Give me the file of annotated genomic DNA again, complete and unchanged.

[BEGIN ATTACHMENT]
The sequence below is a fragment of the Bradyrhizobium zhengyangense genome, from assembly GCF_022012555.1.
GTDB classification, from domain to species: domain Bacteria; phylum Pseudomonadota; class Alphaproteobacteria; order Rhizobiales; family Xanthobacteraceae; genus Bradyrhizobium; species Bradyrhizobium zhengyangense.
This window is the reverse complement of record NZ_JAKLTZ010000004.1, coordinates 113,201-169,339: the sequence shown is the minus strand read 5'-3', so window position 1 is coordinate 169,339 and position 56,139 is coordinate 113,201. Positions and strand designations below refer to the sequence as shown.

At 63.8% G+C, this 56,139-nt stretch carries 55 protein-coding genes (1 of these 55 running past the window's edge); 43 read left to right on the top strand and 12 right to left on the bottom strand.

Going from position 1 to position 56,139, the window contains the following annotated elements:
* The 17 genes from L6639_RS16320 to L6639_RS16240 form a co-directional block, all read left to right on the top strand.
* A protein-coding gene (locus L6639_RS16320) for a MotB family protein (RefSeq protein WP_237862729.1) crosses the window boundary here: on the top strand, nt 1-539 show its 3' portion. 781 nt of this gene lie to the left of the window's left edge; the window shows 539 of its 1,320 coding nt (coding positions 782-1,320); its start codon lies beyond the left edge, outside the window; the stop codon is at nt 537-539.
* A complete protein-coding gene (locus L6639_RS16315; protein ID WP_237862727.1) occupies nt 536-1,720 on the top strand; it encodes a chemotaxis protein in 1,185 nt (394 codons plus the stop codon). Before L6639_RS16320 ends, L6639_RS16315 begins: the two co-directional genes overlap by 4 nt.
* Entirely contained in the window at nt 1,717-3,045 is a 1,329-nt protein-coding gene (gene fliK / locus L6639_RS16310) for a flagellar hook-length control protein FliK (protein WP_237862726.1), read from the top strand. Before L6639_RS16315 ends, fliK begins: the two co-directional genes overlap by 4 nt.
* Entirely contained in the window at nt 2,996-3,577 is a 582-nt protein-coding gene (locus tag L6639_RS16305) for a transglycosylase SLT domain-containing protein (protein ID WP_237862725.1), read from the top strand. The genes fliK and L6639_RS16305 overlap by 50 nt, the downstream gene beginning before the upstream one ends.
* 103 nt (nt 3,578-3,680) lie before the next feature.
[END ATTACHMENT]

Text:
The sequence below is a fragment of the Bradyrhizobium zhengyangense genome, from assembly GCF_022012555.1.
GTDB classification, from domain to species: domain Bacteria; phylum Pseudomonadota; class Alphaproteobacteria; order Rhizobiales; family Xanthobacteraceae; genus Bradyrhizobium; species Bradyrhizobium zhengyangense.
This window is the reverse complement of record NZ_JAKLTZ010000004.1, coordinates 113,201-169,339: the sequence shown is the minus strand read 5'-3', so window position 1 is coordinate 169,339 and position 56,139 is coordinate 113,201. Positions and strand designations below refer to the sequence as shown.

At 63.8% G+C, this 56,139-nt stretch carries 55 protein-coding genes (1 of these 55 running past the window's edge); 43 read left to right on the top strand and 12 right to left on the bottom strand.

Going from position 1 to position 56,139, the window contains the following annotated elements:
* The 17 genes from L6639_RS16320 to L6639_RS16240 form a co-directional block, all read left to right on the top strand.
* A protein-coding gene (locus L6639_RS16320) for a MotB family protein (RefSeq protein WP_237862729.1) crosses the window boundary here: on the top strand, nt 1-539 show its 3' portion. 781 nt of this gene lie to the left of the window's left edge; the window shows 539 of its 1,320 coding nt (coding positions 782-1,320); its start codon lies beyond the left edge, outside the window; the stop codon is at nt 537-539.
* A complete protein-coding gene (locus L6639_RS16315; protein ID WP_237862727.1) occupies nt 536-1,720 on the top strand; it encodes a chemotaxis protein in 1,185 nt (394 codons plus the stop codon). Before L6639_RS16320 ends, L6639_RS16315 begins: the two co-directional genes overlap by 4 nt.
* Entirely contained in the window at nt 1,717-3,045 is a 1,329-nt protein-coding gene (gene fliK / locus L6639_RS16310) for a flagellar hook-length control protein FliK (protein WP_237862726.1), read from the top strand. Before L6639_RS16315 ends, fliK begins: the two co-directional genes overlap by 4 nt.
* Entirely contained in the window at nt 2,996-3,577 is a 582-nt protein-coding gene (locus tag L6639_RS16305) for a transglycosylase SLT domain-containing protein (protein ID WP_237862725.1), read from the top strand. The genes fliK and L6639_RS16305 overlap by 50 nt, the downstream gene beginning before the upstream one ends.
* 103 nt (nt 3,578-3,680) lie before the next feature.